A Middle East in chaos could result in the disruption of energy supplies, a plummeting dollar and a devastated U.S. economy.
9/11 was in part precipitated by the perception of American weakness and lack of determination. An Iraq withdrawal before our mission is accomplished will convince the terrorists and their state-sponsors that we indeed are the proverbial paper tiger.
The terrorists, including Al Qaeda (which is currently fighting in Iraq ), will make us bleed every step of the way out of Iraq . Then, sensing the tide of history running in their favor, they will attack us with renewed vigor on every front.
Those Iraqis who supported our presence and trusted America will be subjected to vicious reprisals by fanatics who have repeatedly demonstrated their utter ruthlessness. A bloodbath resembling South Vietnam and Cambodia in the wake of the U.S. withdrawal isn't hard to imagine. That is a terrible burden for America to carry into the future.
After undercutting foreign leaders who sided with America, we will look in vain for allies for the next confrontation with militant Islam.
It took 20 years to recover from the demoralizing experience of our failure in Vietnam. How long will the post-Iraq malaise last? How will we convince young Americans to enlist in the next effort to combat terrorism, if -- by withdrawing now -- we tacitly admit that more than 3,600 of our serviceman and women died in vain?
What will we say to the veterans, the returning servicemen and the families who lost loved ones in Iraq ? We accepted your sacrifices but lacked the determination to back you up?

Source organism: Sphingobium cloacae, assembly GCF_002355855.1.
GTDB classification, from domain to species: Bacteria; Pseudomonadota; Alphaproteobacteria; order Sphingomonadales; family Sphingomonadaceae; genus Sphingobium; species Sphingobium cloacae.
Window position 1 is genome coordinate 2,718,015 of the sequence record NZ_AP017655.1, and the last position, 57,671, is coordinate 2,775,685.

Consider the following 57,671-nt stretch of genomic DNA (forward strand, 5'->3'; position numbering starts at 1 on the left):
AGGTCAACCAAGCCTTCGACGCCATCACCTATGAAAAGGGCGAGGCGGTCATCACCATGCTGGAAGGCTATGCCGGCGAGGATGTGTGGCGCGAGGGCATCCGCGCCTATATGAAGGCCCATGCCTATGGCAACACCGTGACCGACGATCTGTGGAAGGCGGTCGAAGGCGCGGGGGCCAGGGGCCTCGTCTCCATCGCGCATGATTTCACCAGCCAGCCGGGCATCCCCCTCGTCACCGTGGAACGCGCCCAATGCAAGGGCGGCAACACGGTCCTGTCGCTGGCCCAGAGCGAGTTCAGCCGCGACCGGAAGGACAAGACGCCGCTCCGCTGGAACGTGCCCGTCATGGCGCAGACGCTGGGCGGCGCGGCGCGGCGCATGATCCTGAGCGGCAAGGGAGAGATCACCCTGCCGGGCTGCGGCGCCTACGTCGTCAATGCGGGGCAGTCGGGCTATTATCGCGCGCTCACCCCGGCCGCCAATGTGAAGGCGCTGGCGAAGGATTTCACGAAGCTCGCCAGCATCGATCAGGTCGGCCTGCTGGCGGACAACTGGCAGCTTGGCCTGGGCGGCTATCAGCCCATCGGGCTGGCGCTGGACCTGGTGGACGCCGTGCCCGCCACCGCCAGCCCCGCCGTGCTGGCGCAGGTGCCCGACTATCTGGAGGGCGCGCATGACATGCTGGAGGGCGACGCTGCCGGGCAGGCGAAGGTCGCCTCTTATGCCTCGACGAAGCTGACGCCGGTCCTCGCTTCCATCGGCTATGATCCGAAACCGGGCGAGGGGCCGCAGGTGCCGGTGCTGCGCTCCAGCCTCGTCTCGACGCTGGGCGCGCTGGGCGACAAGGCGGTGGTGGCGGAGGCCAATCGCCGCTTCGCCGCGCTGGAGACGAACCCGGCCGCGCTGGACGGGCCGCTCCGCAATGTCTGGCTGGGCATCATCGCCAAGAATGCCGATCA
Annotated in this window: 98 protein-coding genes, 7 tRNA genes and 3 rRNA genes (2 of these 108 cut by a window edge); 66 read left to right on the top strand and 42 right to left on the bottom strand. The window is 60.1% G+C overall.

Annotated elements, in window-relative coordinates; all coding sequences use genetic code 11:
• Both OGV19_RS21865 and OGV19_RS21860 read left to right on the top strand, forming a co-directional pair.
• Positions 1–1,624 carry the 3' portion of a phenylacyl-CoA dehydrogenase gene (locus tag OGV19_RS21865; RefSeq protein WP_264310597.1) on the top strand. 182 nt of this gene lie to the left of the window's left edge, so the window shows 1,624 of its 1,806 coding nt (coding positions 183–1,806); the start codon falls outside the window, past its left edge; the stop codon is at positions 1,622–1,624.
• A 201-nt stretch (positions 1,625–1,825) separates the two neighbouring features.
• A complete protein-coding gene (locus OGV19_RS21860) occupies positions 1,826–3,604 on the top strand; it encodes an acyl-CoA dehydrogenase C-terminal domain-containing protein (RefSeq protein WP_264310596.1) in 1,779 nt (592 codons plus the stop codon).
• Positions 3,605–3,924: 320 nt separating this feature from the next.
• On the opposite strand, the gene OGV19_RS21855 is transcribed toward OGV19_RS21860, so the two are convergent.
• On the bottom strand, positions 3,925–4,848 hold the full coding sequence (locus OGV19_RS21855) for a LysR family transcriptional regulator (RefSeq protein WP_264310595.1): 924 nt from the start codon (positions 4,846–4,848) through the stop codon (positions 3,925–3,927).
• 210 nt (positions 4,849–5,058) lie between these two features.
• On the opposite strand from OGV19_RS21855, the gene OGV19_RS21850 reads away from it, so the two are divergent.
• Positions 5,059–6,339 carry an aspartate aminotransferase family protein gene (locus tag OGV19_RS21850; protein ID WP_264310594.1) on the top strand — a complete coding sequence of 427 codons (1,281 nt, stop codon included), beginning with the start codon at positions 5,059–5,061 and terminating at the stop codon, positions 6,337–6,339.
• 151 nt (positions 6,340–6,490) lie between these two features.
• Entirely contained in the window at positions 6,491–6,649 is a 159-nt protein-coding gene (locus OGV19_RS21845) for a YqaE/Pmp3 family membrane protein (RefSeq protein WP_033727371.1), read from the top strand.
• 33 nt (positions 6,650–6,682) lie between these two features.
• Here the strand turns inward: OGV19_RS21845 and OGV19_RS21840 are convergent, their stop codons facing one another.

The main opposition to our involvement in Iraq comes from the isolationist left, which wants more than withdrawal on that front.
It also wants a pull-out from Afghanistan , negotiations with the Iranian and Syrian regimes, the abandonment of Israel and a "dialogue" with Hamas and Hezbollah. An Iraq withdrawal could leave the surrender lobby in charge of U.S. foreign policy for the foreseeable future.
When it comes to a threat to our national security, the easy course is usually the wrong course. Imagine if, a month after D-Day, Washington announced that if victory wasn't secured by the winter, we would begin withdrawing American forces from Europe .
The casualty figures concern us too. But which course is most likely to save American lives in the longrun -- not to mention protect our freedom -- appeasement in the form of a precipitous withdrawal or staying the course?
We believe the latter is the only sensible policy, and urge our fellow Americans not to succumb to defeatism. In the words of General Douglas MacArthur, who led American forces in the Pacific during World War II," In war, there is no substitute for victory."
SOURCE Forgotten American Coalition